of the steady state time series is performed to obtain the resonance curves shown in

Figure 3 with solid lines. Apart from the basic harmonics with frequency 0 and O-1150

and amplitudes A, and A0.,,5 respectively, the two largest difference harmonics with

frequency 1.230 = (1 + 2 * 0.115)0 and 0-77fl= (1 - 2 * 0.115)fl and the corresponding

amplitudes A, .23 and A,.,, respectively are also shown in the figure. A resonance peak

can be seen near R = 1, which has a clear physical meaning.

MULTI-EXCITED QUASI-PERIODIC RESPONSES 301

a

Figure 3. Resonance curves of a non-linear oscillator, i+O~05i+x+O~Olx3 =0.3 cos Rr+ 1.5 cos (O.llSR1).

0, Harmonic balance; -, shooting method. A o ,,5 is the amplitude of the harmonic with frequency 0~115R.

and so on.

For comparison the resonance has been calculated by the harmonic balance method

with the trial function

x=A,.,,5~~~(0~115t+~,)+A,cos(t+~2), (13)

and the corresponding results are plotted in Figure 3 with dots. It is apparent that for

these harmonics the harmonic balance method gives pretty good results. However, the

error will increase when the amplitude becomes larger. Moreover, if one tries to calculate

other harmonics by taking more terms in the trial function, the derivation will be quite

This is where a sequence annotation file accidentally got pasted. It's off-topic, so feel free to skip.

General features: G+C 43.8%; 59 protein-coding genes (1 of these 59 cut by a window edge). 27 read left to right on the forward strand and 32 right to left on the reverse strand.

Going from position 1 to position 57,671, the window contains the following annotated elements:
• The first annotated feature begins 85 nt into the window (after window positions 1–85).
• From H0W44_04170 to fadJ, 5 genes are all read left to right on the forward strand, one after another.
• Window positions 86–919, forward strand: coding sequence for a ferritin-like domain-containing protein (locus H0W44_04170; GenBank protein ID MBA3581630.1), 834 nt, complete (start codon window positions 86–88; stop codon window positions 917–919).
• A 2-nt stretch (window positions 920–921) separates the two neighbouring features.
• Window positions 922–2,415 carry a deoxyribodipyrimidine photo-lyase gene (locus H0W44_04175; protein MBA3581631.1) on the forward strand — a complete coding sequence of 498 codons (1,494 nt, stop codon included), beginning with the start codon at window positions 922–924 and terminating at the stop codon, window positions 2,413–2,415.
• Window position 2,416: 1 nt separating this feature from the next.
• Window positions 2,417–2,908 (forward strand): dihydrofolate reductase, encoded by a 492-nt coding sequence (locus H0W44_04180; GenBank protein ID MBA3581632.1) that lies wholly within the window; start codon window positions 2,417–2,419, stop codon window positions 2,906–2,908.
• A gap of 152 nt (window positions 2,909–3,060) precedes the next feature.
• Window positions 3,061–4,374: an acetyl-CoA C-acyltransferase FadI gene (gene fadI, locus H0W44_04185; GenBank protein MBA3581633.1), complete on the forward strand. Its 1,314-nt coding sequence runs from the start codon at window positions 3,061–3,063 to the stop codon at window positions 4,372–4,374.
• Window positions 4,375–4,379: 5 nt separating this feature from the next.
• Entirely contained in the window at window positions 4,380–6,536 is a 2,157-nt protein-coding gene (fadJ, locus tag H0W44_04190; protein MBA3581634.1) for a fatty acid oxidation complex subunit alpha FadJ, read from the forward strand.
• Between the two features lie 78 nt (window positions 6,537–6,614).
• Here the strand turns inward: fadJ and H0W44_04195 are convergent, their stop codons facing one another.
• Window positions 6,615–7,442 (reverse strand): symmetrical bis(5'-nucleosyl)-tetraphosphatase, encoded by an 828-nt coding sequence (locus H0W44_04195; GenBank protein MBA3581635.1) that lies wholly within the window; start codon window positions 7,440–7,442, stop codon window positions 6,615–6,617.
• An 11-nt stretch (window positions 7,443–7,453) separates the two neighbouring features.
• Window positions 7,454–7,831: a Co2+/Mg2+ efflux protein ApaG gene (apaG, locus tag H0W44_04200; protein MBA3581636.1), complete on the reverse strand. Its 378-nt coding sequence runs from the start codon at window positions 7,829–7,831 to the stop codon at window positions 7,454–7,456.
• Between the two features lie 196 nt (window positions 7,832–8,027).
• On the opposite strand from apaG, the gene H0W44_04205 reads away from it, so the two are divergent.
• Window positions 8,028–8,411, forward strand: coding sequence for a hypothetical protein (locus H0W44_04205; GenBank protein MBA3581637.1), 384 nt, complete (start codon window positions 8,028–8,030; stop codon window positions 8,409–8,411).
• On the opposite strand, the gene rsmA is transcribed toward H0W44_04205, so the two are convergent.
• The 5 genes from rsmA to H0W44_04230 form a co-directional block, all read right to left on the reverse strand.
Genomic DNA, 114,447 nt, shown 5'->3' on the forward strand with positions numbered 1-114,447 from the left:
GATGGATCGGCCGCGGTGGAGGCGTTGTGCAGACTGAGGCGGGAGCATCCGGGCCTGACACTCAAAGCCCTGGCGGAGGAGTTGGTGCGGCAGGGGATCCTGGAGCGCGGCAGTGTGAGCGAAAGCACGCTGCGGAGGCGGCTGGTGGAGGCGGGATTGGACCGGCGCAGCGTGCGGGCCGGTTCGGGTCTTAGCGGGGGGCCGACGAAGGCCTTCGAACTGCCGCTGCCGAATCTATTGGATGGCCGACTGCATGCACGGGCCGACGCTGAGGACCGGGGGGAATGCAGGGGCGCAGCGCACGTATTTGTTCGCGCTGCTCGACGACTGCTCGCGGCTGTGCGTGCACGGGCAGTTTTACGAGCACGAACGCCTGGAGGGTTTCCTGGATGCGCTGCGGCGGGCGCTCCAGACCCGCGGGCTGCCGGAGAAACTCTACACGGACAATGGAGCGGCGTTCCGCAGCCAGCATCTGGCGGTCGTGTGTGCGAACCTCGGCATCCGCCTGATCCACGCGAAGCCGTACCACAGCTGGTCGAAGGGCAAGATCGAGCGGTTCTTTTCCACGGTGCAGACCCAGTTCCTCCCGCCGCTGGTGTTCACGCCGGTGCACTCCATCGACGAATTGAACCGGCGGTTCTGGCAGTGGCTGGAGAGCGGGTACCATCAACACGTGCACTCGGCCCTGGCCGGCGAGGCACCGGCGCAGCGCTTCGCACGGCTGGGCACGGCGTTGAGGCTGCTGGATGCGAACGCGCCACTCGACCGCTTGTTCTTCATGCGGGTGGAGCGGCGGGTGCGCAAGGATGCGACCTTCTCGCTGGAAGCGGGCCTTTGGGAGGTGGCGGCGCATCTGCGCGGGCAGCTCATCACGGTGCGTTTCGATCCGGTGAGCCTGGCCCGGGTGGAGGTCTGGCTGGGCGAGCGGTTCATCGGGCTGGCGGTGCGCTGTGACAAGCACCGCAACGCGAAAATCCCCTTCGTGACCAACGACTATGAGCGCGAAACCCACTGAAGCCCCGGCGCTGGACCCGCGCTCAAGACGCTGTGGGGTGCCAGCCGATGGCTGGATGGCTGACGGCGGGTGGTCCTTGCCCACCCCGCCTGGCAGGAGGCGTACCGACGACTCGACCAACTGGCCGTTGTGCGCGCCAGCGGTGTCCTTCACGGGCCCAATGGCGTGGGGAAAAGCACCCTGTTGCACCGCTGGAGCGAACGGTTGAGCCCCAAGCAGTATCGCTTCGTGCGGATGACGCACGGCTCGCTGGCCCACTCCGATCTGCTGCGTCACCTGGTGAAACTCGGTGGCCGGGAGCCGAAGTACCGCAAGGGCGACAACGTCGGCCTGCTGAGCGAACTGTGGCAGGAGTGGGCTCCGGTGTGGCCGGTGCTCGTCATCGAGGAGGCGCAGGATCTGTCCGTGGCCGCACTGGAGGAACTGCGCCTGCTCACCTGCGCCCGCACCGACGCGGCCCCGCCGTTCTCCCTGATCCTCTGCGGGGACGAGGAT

tedious. It also can be noted that in order to determine the coefficients Ao.,15 and A,,

one has to solve some non-linear algebraic equations numerically. In view of the large

amount of derivation work when using the harmonic balance method, even in relatively

simple cases, the harmonic balance method does not have obvious advantages.

4. PERIODIC SYSTEM

The main purpose of developing this simple shooting algorithm is to calculate quasi-

periodic solutions in a multi-excited system, but it turns out that this method is also very

effective for calculating quasi-periodic solutions of a periodic system. In this case one

has an extra unknown (the winding number), and in order to find a physically meaningful

solution of the crucial equation (2), one solves the problem

I~P(O)-X(O)[[~= Min,

where 11 - [I2 denotes the Euclidean norm, by using an optimization algorithm (IMSL

routine UMINF). Our experience shows that if we have a proper guess of the winding

number (e.g., with a deviation less than 10% of the correct value), the shooting process

converges very rapidly.

302

The example

F. H. LING

i-p(l-x2)i+x=Fcoswt+F

(15)

is treated here. The Poincare section (with y = i) of the case with parameter values

CL = O-2, F=0*2, w = 1.1, Fo= 0.5 has been studied [2] and will be referred to as the

reference case shown in the center of Figure 4. The change of parameter values induces

different solutions as plotted in the other eight parts of Figure 4; each of them differs

from the reference case only by one parameter value as is indicated above the correspond-

ing part. Several phase-locking regions such as F0 3 0.75 and F 3 O-3 are found, where

there are only periodic solutions. The case of F = 0 has a trivial solution, x = 0, but it

possesses also a quasi-periodic solutions as shown in Figure 4. Moreover, the p = 0 case

represents a linear oscillator which does not have quasi-periodic solutions. In Figure 4

one sees 11 discrete points representing a P- 11 response as referred to the natural

frequency unity of the system. However, it is in fact a P- 1 response referred to the

excitation frequency w = 1.1.

Fio=oa

Winding = 0 06491

Reference w=I-3

Winding = 0.06761 Wlnding=0~06710

, , . -.. ,,,.

/ ,.

/

..-..

i

.

i